Age no barrier
to active lifestyle

People today want and expect to live a full life well into their retirement, and consultant  orthopaedic surgeon Roger Tillman and his team at Royal Orthopaedic Hospital are working hard to meet those expectations.  A specialist in hip and knee surgery, Roger has worked at the hospital for more than ten years and says the increasing number of operations is due to people’s increasing longevity.

“We have an ageing population and those people rightly expect to have the right to continue all kinds of activities,” he says.
“It used to be that 50 years ago people with arthritis accepted that their lives would be limited by that but there is no need for that now.  Both hip and knee replacements are generally successful.”

The reason that hip and knee replacements are so common is because these are the joints taking most of our body weight.  Ankles can also be affected but replacement operations for ankles are much more complicated than knees and hips.

And each person will be affected in a different way.  “We have had cases of people who have had both knees and both hips replaced,” says Roger. “It is more common to replace both knees than both hips. It is generally the case that someone will be experiencing agonising pain in one hip and maybe just the odd twinge in the other.  And that is despite the fact they have done all their walking, sport and living on both legs equally.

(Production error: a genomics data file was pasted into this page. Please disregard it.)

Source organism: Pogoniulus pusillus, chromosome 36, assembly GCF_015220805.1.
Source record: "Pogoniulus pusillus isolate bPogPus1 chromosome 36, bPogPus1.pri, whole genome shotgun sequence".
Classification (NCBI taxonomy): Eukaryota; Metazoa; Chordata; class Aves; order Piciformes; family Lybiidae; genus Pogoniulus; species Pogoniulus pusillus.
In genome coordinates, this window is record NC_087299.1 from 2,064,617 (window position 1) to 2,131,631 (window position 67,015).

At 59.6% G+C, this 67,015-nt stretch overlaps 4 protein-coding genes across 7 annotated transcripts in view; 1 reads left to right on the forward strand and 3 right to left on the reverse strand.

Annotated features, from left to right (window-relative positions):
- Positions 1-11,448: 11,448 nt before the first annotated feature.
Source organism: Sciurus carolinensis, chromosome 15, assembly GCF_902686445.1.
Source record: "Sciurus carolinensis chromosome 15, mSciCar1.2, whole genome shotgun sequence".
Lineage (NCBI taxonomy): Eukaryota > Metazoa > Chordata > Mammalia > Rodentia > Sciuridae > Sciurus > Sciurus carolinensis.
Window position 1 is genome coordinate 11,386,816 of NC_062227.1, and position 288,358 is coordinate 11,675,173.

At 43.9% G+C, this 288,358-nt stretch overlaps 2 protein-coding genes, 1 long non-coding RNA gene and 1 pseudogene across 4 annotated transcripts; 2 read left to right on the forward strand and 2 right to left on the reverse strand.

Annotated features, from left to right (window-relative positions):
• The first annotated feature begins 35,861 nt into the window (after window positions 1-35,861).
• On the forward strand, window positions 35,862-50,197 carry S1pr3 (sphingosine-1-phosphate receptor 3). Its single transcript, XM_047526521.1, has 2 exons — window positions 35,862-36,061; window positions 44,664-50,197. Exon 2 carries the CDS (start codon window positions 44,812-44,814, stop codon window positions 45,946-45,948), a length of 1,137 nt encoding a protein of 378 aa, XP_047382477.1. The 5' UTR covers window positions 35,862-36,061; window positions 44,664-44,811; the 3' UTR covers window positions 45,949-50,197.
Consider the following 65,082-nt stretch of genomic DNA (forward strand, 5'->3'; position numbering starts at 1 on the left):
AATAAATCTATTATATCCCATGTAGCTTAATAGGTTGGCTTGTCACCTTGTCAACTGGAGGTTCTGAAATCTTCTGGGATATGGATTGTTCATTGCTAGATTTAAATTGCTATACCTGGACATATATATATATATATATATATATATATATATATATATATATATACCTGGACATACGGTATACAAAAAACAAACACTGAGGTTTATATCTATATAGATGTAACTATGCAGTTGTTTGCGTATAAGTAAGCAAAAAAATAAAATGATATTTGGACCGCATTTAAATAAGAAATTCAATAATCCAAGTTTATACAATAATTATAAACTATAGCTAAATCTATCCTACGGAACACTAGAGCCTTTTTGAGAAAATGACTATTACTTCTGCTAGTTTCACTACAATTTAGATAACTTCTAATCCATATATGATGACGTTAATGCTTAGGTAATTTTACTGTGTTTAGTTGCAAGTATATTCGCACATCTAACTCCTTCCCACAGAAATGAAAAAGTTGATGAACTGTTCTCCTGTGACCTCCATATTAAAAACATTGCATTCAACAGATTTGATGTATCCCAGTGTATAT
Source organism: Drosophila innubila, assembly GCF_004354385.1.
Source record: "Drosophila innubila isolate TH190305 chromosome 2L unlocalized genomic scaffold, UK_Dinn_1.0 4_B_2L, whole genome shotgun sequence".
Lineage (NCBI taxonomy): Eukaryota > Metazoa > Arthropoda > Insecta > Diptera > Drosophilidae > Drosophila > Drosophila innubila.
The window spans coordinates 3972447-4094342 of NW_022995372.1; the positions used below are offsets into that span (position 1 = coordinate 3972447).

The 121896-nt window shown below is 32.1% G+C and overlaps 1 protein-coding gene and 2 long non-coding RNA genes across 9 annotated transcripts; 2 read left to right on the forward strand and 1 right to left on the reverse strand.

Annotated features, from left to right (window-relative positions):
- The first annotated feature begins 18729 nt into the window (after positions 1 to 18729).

“I would say we do about 600 hip and knee replacements each year and as this is a specialist centre we do many cases which are straightforward but also many of the difficult cases from across the whole of the Midlands

“The majority of the people we see are older but my youngest case was 26 and I have colleague who have operated on people even younger than that.”

And although it may be a routine operation, Roger says it can be life-changing. “We have so many patients who tell us they were in terrible pain and now they can get back onto the golf course or get on with their lives,”  he says.  “This is all about giving people back the quality of life we would all hope to enjoy.”

Birmingham Evening Mail
Wednesday, September 28, 2005

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